Spring break means NASA space camp for 13 BW students


University Relations

Baldwin Wallace students participated in a number of hands-on projects during last year’s Space Camp University in Houston. This year’s trip runs March 3-9.

This Spring, 13 students will be taking part in Space Camp University for one week only in Houston, Texas. Here, they will be doing numerous activities that not only involves science, but also mathematics, technology, and engineering, while learning about the past and future of space science.
Space Camp University is a five-day team building program where students are tasked to build rockets and thermal cryogenic heat shields as well as code robots. Those students are required to complete their challenges efficiently and below their given budget during their time here in Houston.
Over the one-week span, these students are taking footsteps forward like those of NASA astronauts to experience their educational program that is designed with the help of two BW faculty members. They are expecting to leave Cleveland on Sunday Mar. 3 and make it to Houston the very next day on the fourth, which will last until Mar. 9.
This program is designed to promote teamwork, problem solving, communication and engineering solutions to space science scenarios.
Jim McCargar, Ph.D., who is the associate dean of the School of Natural Sciences, Mathematics and Computing, worked with NASA to help set the stage in order to evaluate the curriculum for an existing week-long program.
“I want to help inspire students to pursue their career in space science with this program,” McCargar explained. “Our NASA Space Camp U colleagues approached this BW experience as a ‘learning laboratory’ to explore what works best with college-age students.”
The 13 students that are going are mostly STEM students, which stands for science, technology, engineering, and mathematics. According to McCargar, even if the students aren’t majoring in any of the STEM categories, they’re still welcome to join along during their spring break vacation in Houston.
“Anybody can go for the spring break,” McCargar said. “The students are willing to participate in this program so that they’ll experience science that they’ve never seen before.”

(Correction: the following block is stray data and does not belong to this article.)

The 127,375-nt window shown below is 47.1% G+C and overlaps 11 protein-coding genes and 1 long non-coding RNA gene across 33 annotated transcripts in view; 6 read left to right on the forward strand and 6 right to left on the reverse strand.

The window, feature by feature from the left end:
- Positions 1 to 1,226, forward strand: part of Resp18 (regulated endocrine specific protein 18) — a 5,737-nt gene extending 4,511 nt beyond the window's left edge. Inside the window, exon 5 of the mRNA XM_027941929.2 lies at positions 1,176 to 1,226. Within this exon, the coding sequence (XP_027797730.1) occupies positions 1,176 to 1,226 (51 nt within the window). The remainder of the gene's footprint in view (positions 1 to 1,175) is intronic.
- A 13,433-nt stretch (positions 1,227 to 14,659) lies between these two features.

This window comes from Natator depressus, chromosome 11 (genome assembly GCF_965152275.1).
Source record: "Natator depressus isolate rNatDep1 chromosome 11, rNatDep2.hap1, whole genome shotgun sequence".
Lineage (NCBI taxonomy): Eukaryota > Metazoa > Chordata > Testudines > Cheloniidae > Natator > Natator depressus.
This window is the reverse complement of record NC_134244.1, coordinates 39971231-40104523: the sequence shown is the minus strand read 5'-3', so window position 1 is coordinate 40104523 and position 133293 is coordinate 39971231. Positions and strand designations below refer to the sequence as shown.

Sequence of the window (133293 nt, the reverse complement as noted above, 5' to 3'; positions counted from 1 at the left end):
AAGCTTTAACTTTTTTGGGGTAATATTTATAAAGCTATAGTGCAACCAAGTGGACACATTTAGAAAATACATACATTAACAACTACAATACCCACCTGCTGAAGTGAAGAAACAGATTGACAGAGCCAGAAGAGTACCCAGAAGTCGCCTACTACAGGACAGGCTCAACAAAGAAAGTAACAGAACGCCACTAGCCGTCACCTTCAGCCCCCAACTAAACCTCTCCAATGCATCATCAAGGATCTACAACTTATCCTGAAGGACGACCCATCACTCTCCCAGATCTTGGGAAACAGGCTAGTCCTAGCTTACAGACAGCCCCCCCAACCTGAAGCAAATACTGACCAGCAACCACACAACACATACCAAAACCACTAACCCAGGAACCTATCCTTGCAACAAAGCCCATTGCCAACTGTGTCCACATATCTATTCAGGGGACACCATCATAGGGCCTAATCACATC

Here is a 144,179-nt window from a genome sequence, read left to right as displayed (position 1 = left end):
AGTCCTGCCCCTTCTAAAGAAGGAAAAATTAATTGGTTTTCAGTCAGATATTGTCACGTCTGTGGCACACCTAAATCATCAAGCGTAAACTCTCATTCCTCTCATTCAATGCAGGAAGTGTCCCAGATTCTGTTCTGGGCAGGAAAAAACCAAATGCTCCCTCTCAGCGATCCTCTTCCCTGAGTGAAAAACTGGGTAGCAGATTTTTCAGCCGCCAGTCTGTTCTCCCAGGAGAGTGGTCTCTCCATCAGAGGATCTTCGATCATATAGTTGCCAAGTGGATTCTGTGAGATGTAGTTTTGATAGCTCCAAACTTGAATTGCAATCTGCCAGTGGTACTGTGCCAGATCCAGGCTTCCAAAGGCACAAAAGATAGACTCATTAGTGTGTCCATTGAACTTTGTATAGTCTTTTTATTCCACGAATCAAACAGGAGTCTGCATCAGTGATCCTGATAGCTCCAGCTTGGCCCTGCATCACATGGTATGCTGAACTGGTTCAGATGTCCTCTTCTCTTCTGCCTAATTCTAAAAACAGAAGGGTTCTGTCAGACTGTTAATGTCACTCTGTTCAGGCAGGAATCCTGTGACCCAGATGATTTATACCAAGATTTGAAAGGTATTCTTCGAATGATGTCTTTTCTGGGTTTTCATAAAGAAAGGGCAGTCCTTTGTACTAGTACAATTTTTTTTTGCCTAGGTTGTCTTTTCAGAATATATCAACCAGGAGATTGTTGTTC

Ray Shievly, professor and Department Chair of Chemistry, commented that the students heading to Houston would be prepared for what is anticipated to be the best spring break they’ll ever have.
“This should be a fun experience for the students involved,” Shievly said. “They’re willing to participate and learn something new about science and space during their time here.”
This is not the first time the students went to Houston for their spring break, as the event was previously held last year from Mar. 5-9.
For this event, the students are expecting to do inspiring activities that include astronaut training, working with diving instructors to learn techniques in scuba diving, and working together as a pair to build robots.
One student who went to Space Camp last year, senior physics major, Garrett Witzke, recalled his experience in Houston participating in scuba diving challenges that were taught by astronauts.
“The underwater building challenges were really fun,” Witzke says. “Having one of the fastest times ever seen by instructors during the challenge was really cool.”
Not only will the STEM students be participating in fun activities, but they’re also expecting to learn about what the future of space science will hold within years ahead. Before heading back home, they’re expected to evaluate what the future will hold in space, which will have students think critically about what’s to come.
But nonetheless, their critical thought process of the future in space and their experience at Space Camp University will help make the student’s dreams come true during their Spring Break from Mar. 4 all the way to the ninth.